In Singapore, an “Excluded Moneylender” refers to an individual or entity that is exempted from the licensing requirements under the Moneylenders Act. Excluded moneylenders are not required to obtain a license from the Ministry of Law to provide loans or engage in moneylending activities.
The Moneylenders Act specifies certain categories of individuals or organizations that are excluded from the licensing requirement. These exclusions are primarily aimed at specific types of lenders who operate within a limited scope and are subject to other regulatory frameworks or legal provisions.
Some examples of excluded moneylenders in Singapore include:
Banks and Financial Institutions: Banks and financial institutions that are regulated by the Monetary Authority of Singapore (MAS) are exempted from the moneylending licensing requirements as they already operate under their respective regulatory frameworks.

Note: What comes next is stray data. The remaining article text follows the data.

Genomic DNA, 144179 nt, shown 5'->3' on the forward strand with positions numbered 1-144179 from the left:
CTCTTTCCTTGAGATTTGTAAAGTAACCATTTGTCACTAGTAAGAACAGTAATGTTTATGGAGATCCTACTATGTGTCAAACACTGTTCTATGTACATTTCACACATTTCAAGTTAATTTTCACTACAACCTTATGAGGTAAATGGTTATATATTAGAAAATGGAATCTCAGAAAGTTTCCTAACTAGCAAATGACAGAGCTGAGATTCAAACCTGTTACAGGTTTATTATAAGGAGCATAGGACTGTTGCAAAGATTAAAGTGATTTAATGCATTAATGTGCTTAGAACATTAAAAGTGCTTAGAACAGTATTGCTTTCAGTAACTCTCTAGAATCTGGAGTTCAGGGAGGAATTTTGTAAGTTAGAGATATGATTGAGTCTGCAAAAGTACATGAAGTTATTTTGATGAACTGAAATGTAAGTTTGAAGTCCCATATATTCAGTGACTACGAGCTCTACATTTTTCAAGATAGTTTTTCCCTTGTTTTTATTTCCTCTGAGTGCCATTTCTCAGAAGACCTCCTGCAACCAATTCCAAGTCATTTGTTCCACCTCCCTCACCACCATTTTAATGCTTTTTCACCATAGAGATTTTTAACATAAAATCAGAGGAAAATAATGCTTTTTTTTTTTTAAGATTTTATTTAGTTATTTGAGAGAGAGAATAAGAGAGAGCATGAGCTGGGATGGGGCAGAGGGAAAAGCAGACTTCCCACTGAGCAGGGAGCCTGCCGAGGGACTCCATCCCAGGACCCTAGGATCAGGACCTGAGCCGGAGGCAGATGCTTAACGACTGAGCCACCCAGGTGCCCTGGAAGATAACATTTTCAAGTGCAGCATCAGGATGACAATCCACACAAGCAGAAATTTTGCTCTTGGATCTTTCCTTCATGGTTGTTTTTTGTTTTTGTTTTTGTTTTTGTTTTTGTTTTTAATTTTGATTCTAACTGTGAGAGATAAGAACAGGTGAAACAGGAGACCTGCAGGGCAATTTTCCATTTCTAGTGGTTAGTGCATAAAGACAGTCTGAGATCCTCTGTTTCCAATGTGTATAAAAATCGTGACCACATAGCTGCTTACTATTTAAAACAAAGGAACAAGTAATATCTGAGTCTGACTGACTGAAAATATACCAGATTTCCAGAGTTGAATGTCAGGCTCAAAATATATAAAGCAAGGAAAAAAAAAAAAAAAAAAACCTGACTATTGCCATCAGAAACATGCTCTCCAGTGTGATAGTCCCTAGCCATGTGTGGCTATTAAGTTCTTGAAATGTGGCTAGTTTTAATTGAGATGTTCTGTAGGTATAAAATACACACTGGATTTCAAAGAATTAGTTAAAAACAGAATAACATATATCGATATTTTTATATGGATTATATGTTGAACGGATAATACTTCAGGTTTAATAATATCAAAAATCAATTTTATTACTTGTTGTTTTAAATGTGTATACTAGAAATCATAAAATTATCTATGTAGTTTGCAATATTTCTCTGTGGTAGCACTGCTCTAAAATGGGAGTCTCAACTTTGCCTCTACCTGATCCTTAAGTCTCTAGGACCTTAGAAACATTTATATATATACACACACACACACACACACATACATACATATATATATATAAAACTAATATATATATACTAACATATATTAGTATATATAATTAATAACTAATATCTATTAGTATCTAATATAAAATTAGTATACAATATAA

Credit Co-operatives: Credit co-operatives, also known as credit unions, are member-based financial institutions that provide credit services to their members. These entities are regulated by the Registry of Co-operative Societies and are excluded from moneylending licensing requirements.
Pawnbrokers: Pawnbrokers, who lend money against collateral such as valuable items, are regulated under the Pawnbrokers Act and are exempted from the licensing requirements under the Moneylenders Act.
Societies Registered Under Societies Act: Certain societies registered under the Societies Act may provide loans to their members as part of their activities. They are excluded from the licensing requirements under the Moneylenders Act.
It’s important to note that although these excluded moneylenders are exempted from licensing, they are still subject to other relevant laws and regulations that govern their specific activities.
Borrowers should exercise caution and ensure they understand the terms and conditions of any loan agreement before engaging with any financial institution or moneylender, licensed or excluded.